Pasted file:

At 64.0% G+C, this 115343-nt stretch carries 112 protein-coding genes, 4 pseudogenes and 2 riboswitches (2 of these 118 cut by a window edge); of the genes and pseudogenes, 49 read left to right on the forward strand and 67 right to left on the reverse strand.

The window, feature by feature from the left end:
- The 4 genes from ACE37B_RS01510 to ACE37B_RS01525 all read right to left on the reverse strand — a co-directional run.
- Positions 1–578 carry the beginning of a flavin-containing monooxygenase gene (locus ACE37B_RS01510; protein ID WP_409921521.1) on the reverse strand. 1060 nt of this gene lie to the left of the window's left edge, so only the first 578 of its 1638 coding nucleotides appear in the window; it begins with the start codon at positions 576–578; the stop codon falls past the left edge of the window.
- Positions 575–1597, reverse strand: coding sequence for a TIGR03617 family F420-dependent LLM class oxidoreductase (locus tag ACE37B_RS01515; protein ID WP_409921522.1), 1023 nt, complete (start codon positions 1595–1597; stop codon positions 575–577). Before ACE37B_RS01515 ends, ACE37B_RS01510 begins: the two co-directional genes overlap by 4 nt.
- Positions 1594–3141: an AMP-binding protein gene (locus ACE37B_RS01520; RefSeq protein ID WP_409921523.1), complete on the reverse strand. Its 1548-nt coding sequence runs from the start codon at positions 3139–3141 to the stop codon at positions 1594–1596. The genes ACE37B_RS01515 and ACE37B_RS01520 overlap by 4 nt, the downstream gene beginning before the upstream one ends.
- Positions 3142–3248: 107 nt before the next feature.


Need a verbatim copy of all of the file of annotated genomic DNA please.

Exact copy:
At 64.0% G+C, this 115343-nt stretch carries 112 protein-coding genes, 4 pseudogenes and 2 riboswitches (2 of these 118 cut by a window edge); of the genes and pseudogenes, 49 read left to right on the forward strand and 67 right to left on the reverse strand.

The window, feature by feature from the left end:
- The 4 genes from ACE37B_RS01510 to ACE37B_RS01525 all read right to left on the reverse strand — a co-directional run.
- Positions 1–578 carry the beginning of a flavin-containing monooxygenase gene (locus ACE37B_RS01510; protein ID WP_409921521.1) on the reverse strand. 1060 nt of this gene lie to the left of the window's left edge, so only the first 578 of its 1638 coding nucleotides appear in the window; it begins with the start codon at positions 576–578; the stop codon falls past the left edge of the window.
- Positions 575–1597, reverse strand: coding sequence for a TIGR03617 family F420-dependent LLM class oxidoreductase (locus tag ACE37B_RS01515; protein ID WP_409921522.1), 1023 nt, complete (start codon positions 1595–1597; stop codon positions 575–577). Before ACE37B_RS01515 ends, ACE37B_RS01510 begins: the two co-directional genes overlap by 4 nt.
- Positions 1594–3141: an AMP-binding protein gene (locus ACE37B_RS01520; RefSeq protein ID WP_409921523.1), complete on the reverse strand. Its 1548-nt coding sequence runs from the start codon at positions 3139–3141 to the stop codon at positions 1594–1596. The genes ACE37B_RS01515 and ACE37B_RS01520 overlap by 4 nt, the downstream gene beginning before the upstream one ends.
- Positions 3142–3248: 107 nt before the next feature.